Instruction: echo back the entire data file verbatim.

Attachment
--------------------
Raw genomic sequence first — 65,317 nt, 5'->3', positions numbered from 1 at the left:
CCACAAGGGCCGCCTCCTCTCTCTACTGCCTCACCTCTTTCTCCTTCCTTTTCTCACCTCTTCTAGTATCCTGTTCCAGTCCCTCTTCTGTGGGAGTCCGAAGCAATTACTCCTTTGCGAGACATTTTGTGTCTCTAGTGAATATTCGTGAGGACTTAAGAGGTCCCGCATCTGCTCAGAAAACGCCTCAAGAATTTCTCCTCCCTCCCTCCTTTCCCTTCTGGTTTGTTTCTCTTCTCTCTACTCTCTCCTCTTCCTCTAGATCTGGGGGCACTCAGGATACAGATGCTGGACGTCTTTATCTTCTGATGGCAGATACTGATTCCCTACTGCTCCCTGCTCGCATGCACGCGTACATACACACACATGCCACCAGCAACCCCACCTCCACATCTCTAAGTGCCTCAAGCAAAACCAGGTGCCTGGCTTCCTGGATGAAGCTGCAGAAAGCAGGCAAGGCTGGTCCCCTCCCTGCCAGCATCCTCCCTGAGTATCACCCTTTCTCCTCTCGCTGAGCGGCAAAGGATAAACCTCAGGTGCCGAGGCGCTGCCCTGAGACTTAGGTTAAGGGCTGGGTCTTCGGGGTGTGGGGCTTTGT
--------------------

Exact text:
Raw genomic sequence first — 65,317 nt, 5'->3', positions numbered from 1 at the left:
CCACAAGGGCCGCCTCCTCTCTCTACTGCCTCACCTCTTTCTCCTTCCTTTTCTCACCTCTTCTAGTATCCTGTTCCAGTCCCTCTTCTGTGGGAGTCCGAAGCAATTACTCCTTTGCGAGACATTTTGTGTCTCTAGTGAATATTCGTGAGGACTTAAGAGGTCCCGCATCTGCTCAGAAAACGCCTCAAGAATTTCTCCTCCCTCCCTCCTTTCCCTTCTGGTTTGTTTCTCTTCTCTCTACTCTCTCCTCTTCCTCTAGATCTGGGGGCACTCAGGATACAGATGCTGGACGTCTTTATCTTCTGATGGCAGATACTGATTCCCTACTGCTCCCTGCTCGCATGCACGCGTACATACACACACATGCCACCAGCAACCCCACCTCCACATCTCTAAGTGCCTCAAGCAAAACCAGGTGCCTGGCTTCCTGGATGAAGCTGCAGAAAGCAGGCAAGGCTGGTCCCCTCCCTGCCAGCATCCTCCCTGAGTATCACCCTTTCTCCTCTCGCTGAGCGGCAAAGGATAAACCTCAGGTGCCGAGGCGCTGCCCTGAGACTTAGGTTAAGGGCTGGGTCTTCGGGGTGTGGGGCTTTGT